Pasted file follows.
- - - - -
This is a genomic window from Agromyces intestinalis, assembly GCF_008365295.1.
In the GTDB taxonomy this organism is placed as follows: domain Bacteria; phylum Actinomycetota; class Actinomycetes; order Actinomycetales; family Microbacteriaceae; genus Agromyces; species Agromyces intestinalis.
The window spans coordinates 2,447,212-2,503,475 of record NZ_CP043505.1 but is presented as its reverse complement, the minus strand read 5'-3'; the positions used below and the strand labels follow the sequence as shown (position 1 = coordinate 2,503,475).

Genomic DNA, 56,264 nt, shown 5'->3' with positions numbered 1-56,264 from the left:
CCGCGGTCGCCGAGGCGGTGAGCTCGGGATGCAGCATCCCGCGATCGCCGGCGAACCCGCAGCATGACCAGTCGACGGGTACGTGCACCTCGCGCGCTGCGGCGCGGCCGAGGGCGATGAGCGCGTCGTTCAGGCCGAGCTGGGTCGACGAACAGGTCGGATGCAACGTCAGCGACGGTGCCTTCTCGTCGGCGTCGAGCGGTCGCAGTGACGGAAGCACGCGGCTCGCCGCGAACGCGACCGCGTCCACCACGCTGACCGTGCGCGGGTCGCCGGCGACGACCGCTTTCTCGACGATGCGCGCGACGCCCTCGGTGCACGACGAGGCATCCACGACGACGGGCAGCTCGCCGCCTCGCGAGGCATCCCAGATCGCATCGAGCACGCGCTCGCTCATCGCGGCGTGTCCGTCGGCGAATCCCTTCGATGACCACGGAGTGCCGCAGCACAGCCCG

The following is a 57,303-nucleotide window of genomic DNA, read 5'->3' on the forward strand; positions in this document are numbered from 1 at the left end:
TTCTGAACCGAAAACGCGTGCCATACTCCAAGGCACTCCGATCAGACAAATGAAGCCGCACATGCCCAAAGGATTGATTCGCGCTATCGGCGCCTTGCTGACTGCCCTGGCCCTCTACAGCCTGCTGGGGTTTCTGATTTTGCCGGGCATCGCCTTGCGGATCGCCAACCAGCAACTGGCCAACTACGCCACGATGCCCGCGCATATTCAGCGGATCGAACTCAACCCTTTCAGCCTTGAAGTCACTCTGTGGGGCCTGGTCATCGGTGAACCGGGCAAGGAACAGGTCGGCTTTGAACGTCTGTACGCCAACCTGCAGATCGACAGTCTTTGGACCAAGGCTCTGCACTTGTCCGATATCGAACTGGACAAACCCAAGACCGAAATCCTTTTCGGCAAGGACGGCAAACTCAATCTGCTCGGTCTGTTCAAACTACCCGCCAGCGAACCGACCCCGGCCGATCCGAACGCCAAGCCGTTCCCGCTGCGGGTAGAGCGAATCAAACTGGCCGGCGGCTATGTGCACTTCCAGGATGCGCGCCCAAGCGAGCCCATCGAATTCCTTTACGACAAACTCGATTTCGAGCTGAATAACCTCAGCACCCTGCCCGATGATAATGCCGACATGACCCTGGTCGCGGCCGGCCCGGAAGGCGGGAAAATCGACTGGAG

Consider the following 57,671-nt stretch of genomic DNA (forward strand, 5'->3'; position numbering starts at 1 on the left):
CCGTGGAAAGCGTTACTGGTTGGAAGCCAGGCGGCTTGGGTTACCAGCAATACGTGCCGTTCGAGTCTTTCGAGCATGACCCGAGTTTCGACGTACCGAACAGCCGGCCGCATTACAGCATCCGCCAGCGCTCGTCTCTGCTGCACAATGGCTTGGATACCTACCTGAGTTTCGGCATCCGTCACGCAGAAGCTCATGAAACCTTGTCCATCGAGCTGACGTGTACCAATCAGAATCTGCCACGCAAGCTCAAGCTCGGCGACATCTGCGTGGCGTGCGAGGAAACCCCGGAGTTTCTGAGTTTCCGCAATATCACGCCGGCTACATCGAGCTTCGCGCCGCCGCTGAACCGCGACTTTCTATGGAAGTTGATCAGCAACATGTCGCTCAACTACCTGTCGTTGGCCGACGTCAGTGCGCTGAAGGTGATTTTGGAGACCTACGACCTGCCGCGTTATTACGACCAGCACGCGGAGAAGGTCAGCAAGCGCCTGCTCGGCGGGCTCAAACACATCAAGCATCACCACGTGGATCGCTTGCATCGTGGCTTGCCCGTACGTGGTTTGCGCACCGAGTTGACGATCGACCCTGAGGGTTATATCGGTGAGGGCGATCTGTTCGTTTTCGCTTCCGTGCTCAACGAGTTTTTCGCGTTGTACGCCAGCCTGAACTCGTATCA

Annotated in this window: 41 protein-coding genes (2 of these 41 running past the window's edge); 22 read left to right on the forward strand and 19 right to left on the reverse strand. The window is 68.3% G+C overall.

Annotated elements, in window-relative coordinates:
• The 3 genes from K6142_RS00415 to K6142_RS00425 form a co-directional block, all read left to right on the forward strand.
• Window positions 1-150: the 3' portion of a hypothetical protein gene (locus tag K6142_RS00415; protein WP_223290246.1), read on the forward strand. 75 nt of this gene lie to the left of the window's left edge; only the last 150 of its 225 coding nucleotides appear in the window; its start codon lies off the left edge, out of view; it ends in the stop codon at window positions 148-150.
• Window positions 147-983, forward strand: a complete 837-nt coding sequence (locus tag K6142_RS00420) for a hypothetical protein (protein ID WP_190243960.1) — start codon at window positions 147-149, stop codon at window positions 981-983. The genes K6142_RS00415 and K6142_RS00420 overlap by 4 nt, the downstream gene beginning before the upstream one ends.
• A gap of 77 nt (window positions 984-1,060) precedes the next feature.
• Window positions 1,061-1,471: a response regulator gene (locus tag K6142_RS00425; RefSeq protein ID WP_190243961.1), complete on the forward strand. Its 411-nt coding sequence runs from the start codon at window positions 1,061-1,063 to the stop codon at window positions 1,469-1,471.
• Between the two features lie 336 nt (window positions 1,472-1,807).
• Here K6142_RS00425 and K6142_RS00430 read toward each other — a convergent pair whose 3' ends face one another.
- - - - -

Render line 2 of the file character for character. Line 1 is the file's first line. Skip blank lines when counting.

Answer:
In the GTDB taxonomy this organism is placed as follows: domain Bacteria; phylum Actinomycetota; class Actinomycetes; order Actinomycetales; family Microbacteriaceae; genus Agromyces; species Agromyces intestinalis.